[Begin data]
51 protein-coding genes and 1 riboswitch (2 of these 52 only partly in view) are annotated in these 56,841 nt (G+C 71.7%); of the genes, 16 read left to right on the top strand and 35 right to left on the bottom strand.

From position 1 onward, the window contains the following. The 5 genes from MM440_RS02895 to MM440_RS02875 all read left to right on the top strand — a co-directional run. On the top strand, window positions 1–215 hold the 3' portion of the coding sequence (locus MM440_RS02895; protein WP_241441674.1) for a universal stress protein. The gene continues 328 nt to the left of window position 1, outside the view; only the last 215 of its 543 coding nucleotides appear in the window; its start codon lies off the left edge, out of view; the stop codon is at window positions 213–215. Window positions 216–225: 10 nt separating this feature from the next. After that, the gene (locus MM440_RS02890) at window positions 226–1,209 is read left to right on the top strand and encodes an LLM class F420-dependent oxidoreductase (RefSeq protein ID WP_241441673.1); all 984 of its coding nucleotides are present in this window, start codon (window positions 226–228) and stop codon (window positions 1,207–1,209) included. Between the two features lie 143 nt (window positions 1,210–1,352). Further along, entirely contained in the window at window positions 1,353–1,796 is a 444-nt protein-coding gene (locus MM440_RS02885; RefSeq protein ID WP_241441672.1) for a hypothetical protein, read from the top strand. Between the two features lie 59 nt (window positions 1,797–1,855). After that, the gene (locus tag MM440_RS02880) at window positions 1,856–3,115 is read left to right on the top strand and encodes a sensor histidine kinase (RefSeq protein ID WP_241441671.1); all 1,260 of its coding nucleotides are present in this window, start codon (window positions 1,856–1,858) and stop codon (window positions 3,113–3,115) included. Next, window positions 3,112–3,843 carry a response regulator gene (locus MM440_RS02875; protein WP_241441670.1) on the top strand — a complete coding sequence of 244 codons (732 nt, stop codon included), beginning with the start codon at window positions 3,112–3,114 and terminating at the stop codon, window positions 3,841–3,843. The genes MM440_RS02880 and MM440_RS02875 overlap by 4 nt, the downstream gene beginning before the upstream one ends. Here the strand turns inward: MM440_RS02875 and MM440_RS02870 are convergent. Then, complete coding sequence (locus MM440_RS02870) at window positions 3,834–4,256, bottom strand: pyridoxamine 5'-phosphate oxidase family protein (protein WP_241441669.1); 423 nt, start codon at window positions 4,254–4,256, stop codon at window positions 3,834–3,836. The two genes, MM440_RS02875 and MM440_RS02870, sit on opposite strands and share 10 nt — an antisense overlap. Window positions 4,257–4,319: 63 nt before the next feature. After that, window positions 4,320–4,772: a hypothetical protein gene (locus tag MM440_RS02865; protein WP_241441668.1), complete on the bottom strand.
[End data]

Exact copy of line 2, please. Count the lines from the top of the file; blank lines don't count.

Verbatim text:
From position 1 onward, the window contains the following. The 5 genes from MM440_RS02895 to MM440_RS02875 all read left to right on the top strand — a co-directional run. On the top strand, window positions 1–215 hold the 3' portion of the coding sequence (locus MM440_RS02895; protein WP_241441674.1) for a universal stress protein. The gene continues 328 nt to the left of window position 1, outside the view; only the last 215 of its 543 coding nucleotides appear in the window; its start codon lies off the left edge, out of view; the stop codon is at window positions 213–215. Window positions 216–225: 10 nt separating this feature from the next. After that, the gene (locus MM440_RS02890) at window positions 226–1,209 is read left to right on the top strand and encodes an LLM class F420-dependent oxidoreductase (RefSeq protein ID WP_241441673.1); all 984 of its coding nucleotides are present in this window, start codon (window positions 226–228) and stop codon (window positions 1,207–1,209) included. Between the two features lie 143 nt (window positions 1,210–1,352). Further along, entirely contained in the window at window positions 1,353–1,796 is a 444-nt protein-coding gene (locus MM440_RS02885; RefSeq protein ID WP_241441672.1) for a hypothetical protein, read from the top strand. Between the two features lie 59 nt (window positions 1,797–1,855). After that, the gene (locus tag MM440_RS02880) at window positions 1,856–3,115 is read left to right on the top strand and encodes a sensor histidine kinase (RefSeq protein ID WP_241441671.1); all 1,260 of its coding nucleotides are present in this window, start codon (window positions 1,856–1,858) and stop codon (window positions 3,113–3,115) included. Next, window positions 3,112–3,843 carry a response regulator gene (locus MM440_RS02875; protein WP_241441670.1) on the top strand — a complete coding sequence of 244 codons (732 nt, stop codon included), beginning with the start codon at window positions 3,112–3,114 and terminating at the stop codon, window positions 3,841–3,843. The genes MM440_RS02880 and MM440_RS02875 overlap by 4 nt, the downstream gene beginning before the upstream one ends. Here the strand turns inward: MM440_RS02875 and MM440_RS02870 are convergent. Then, complete coding sequence (locus MM440_RS02870) at window positions 3,834–4,256, bottom strand: pyridoxamine 5'-phosphate oxidase family protein (protein WP_241441669.1); 423 nt, start codon at window positions 4,254–4,256, stop codon at window positions 3,834–3,836. The two genes, MM440_RS02875 and MM440_RS02870, sit on opposite strands and share 10 nt — an antisense overlap. Window positions 4,257–4,319: 63 nt before the next feature. After that, window positions 4,320–4,772: a hypothetical protein gene (locus tag MM440_RS02865; protein WP_241441668.1), complete on the bottom strand.